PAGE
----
“A Deadly Mission,” by Judith Campbell, Mainly Murder Press, LLC. June, 2010, 291 pgp. $15.95.
There’s method to the Machiavellian madness in “A Deadly Mission,” a fast-moving story of religious cults, college bureaucracy, and yes, murder. Author Judith Campbell accomplished her intention of making specific points about tolerance, the verities of academic life, and most pointedly, about the dangers of religious cults.
“My agenda in writing these mysteries is to expose religious hypocrisy and the people who do terrible things in the name of religion,” she says. “The writing has become a part of my ministry.”
A former professor at Lesley University in Cambridge for 27 years, author of children’s stories, poetry, and art books, Ms. Campbell served as minister of the Island’s Unitarian Universalist Society for seven years until her resignation in 2008. Now, with plans for more mysteries featuring her crime-solving protagonist, Olympia Brown, Ms. Campbell has whimsically dubbed herself “The Sinister Minister.”
And while there is no real mystery in “A Deadly Mission” — the reader can easily separate the good guys from the bad — neither is there an overbearing weight to the delivery of the message.
The novel is a quick read. Ms. Campbell writes in an accessible style with a light hand, humor, and fine sense of storytelling rhythm. There are no significant surprises, but the side plots are inventive — a budding romance, a ghost lurking in a 250-year-old house, a daughter given up at birth — and all the characters are finely drawn and engaging.
Her 52-year old protagonist, the very relatable Professor Olympia Brown, is staunch, humorous, and tell-it-like-it-is blunt — much like the author.
“I am putting myself out there by having a gay Catholic priest as the protagonist’s partner,” Ms. Campbell says, referring to Olympia’s cohort, Father Jim Sawicki, who is described as “intensely private, drop-dead handsome.” She adds, “It’s because I want to explode stereotypical thinking.”
The setting is Meriwether College, a women’s college in Cambridge, where Olympia teaches. The ultra-conservative administrators turn a deaf ear when Olympia expresses concerns about the “accidental” deaths of two students, including her first-year student Sonya Wilson. Both students were involved with the Mission of the Boston Christian Common Fellowship Renewal Center in Brighton.
“I’m convinced the college could have done more, and I should have done more myself, but I didn’t,” Olympia says. “So that makes me part of what failed her.”
She and Father Jim take action when they become aware that Bethany Ruth, a homesick, vulnerable freshman, is being drawn to the Fellowship by the ruthless Brother David and well-intended Sister Sarah, despite the harsh disciplines, questionable practices, and dangerous implications.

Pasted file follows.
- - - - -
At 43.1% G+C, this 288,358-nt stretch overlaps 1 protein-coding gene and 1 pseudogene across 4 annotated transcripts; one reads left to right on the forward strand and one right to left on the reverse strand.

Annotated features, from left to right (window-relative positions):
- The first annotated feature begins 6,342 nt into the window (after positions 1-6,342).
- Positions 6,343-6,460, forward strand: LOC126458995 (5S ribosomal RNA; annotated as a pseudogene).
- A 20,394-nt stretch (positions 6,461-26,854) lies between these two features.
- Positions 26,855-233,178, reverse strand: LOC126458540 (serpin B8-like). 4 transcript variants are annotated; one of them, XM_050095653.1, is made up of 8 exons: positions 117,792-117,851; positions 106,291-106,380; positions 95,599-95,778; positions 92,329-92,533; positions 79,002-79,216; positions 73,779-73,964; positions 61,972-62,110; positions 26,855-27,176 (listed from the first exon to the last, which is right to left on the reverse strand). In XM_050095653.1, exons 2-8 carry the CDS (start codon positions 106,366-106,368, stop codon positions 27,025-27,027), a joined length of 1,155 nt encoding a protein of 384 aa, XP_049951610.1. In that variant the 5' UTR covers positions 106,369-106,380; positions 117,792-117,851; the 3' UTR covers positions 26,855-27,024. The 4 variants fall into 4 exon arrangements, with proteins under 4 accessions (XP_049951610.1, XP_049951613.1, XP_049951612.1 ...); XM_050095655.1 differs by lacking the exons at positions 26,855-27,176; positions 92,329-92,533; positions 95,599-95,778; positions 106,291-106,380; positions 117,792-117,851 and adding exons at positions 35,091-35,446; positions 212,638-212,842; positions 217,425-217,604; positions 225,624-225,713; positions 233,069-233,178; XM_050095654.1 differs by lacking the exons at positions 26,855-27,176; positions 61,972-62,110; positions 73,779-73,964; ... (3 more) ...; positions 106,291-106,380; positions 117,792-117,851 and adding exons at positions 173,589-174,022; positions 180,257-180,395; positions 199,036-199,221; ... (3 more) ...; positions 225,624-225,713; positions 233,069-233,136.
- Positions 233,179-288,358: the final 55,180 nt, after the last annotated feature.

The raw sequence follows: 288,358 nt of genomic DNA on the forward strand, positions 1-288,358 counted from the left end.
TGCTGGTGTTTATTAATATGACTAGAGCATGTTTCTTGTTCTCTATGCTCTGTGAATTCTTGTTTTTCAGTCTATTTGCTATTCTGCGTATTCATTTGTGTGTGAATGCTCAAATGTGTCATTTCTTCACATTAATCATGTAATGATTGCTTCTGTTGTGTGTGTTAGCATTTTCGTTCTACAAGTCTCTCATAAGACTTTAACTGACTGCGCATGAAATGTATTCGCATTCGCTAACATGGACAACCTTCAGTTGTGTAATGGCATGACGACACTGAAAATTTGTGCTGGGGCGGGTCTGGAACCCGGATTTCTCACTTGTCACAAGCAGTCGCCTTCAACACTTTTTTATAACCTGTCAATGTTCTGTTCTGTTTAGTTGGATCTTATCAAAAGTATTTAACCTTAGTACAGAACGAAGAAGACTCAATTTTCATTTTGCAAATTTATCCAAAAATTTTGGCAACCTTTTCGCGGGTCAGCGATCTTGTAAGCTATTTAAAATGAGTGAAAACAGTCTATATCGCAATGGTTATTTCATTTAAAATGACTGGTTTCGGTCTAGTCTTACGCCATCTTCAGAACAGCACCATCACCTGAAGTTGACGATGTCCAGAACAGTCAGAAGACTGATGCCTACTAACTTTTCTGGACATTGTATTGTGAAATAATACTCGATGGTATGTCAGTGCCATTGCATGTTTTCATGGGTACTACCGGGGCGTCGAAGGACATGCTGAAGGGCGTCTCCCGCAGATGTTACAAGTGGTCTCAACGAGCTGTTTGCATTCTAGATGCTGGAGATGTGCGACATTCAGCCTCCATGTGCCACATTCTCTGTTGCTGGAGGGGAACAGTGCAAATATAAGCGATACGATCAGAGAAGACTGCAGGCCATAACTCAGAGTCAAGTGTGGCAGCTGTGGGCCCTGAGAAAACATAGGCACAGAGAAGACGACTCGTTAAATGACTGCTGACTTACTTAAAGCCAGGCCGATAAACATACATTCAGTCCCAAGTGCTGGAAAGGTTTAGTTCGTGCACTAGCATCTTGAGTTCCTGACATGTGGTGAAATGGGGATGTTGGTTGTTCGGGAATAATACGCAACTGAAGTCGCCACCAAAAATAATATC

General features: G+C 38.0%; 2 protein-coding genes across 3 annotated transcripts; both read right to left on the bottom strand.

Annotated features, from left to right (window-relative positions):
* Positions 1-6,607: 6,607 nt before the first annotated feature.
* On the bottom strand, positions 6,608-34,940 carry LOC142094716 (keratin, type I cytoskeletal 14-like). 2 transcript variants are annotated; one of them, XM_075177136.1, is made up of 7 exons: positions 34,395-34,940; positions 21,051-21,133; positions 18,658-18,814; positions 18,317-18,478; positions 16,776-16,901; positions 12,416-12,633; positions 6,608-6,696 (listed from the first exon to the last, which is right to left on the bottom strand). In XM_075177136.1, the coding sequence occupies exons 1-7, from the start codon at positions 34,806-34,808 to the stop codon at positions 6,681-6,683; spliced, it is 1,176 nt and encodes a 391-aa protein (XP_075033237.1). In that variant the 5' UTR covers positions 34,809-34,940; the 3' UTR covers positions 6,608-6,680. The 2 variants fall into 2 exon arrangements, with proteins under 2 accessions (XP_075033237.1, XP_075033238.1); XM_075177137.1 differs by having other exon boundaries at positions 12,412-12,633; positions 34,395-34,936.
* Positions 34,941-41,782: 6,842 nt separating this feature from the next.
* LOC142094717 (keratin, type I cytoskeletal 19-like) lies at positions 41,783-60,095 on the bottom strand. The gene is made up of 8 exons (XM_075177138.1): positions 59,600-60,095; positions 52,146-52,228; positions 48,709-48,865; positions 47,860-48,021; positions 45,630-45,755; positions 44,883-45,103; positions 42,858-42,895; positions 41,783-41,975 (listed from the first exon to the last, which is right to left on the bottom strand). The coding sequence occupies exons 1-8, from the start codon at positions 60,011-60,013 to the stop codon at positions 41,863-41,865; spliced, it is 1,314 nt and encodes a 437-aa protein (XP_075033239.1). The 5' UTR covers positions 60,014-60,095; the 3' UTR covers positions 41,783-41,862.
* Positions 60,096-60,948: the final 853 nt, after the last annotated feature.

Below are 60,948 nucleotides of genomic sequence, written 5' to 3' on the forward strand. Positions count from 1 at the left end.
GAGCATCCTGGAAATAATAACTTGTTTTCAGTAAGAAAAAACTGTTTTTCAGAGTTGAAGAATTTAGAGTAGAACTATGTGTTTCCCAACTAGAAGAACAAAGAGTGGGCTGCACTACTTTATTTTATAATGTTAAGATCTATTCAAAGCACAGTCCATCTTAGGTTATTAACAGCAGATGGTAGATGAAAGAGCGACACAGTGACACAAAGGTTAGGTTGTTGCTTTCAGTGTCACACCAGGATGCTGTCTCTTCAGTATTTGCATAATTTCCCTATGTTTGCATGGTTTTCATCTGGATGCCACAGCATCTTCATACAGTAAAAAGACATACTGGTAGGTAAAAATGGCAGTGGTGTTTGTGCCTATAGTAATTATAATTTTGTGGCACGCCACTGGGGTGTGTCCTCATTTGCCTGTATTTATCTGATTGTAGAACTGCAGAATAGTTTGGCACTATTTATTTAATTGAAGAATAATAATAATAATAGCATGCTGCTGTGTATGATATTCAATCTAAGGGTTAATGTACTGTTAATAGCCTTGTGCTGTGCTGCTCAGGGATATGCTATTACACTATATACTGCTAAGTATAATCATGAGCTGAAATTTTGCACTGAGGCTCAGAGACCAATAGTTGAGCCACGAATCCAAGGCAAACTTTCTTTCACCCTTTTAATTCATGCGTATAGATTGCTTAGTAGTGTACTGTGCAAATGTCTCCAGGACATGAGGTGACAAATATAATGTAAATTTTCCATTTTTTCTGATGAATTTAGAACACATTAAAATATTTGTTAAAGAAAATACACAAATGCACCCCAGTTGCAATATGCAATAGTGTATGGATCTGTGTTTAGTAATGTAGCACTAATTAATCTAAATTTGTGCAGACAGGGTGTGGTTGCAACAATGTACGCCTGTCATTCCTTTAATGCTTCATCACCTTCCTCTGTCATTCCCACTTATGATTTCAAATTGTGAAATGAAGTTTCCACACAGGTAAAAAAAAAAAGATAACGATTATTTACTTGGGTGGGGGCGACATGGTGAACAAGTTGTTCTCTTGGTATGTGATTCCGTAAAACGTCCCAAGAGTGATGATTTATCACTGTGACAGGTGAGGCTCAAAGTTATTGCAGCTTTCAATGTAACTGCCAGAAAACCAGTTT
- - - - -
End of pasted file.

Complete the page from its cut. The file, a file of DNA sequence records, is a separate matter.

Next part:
“I need a human salvage project like a fish needs a bicycle…” Olympia says, adding, “and where the hell do I begin?”
As Bethany Ruth tells Olympia she’s been invited to stay at the cult’s center in Brighton for Thanksgiving, “Olympia’s internal warning signals were going off like air horns on an eighteen-wheeler, but she willed her face and voice into neutral.”
She enlists her younger son, Malcolm, a musician, to infiltrate the cult by attending one of the Fellowship’s regular Praise Rallies, free rock concerts on the Boston Common. When Olympia’s and his intentions are discovered, and the Fellowship’s requirement of total submission and mindless obedience revealed, they are subjected to threats and vandalism, and the action escalates.
While all this is going on, a romance begins to take shape between Olympia and Englishman Frederick Watkins, who met each other while camping in Maine. He arrives to lend support to her efforts to untangle the clues and expose the Fellowship. Olympia sums up her feelings as she watches Frederick sleeping on her couch: “… and while I’m no Scarlett O’Hara, and you’re hardly Rhett Butler, come the dawn, my sleepy English friend, I see distinct possibilities.”
But the two have company in the old house, a resident ghost from the 1800s, who makes her presence felt.
It is a complicated story simply told, and a good summer read. Ms. Campbell, who explains that she’s drawn from parts of her own life experiences, admits the book had been brewing in her mind for about 20 years. Finally, with the encouragement of West Tisbury mystery writer Cynthia Riggs, her Oak Bluffs writing group, story-teller Susan Klein, and other Islanders — among those acknowledged in the book — and with her motivation crystallized, the writing began in earnest.
“You can’t sit back and say ‘tsk, tsk’ at social injustices. Strong feelings aren’t enough,” Ms. Campbell says. “You have to do something about it.”
Judith Campbell will read excerpts and sign books at a reception on Saturday, June 19, at 2 pm at the Oak Bluffs Library. Refreshments will be served. “A Deadly Mission” will be available after July 15 at Island bookstores.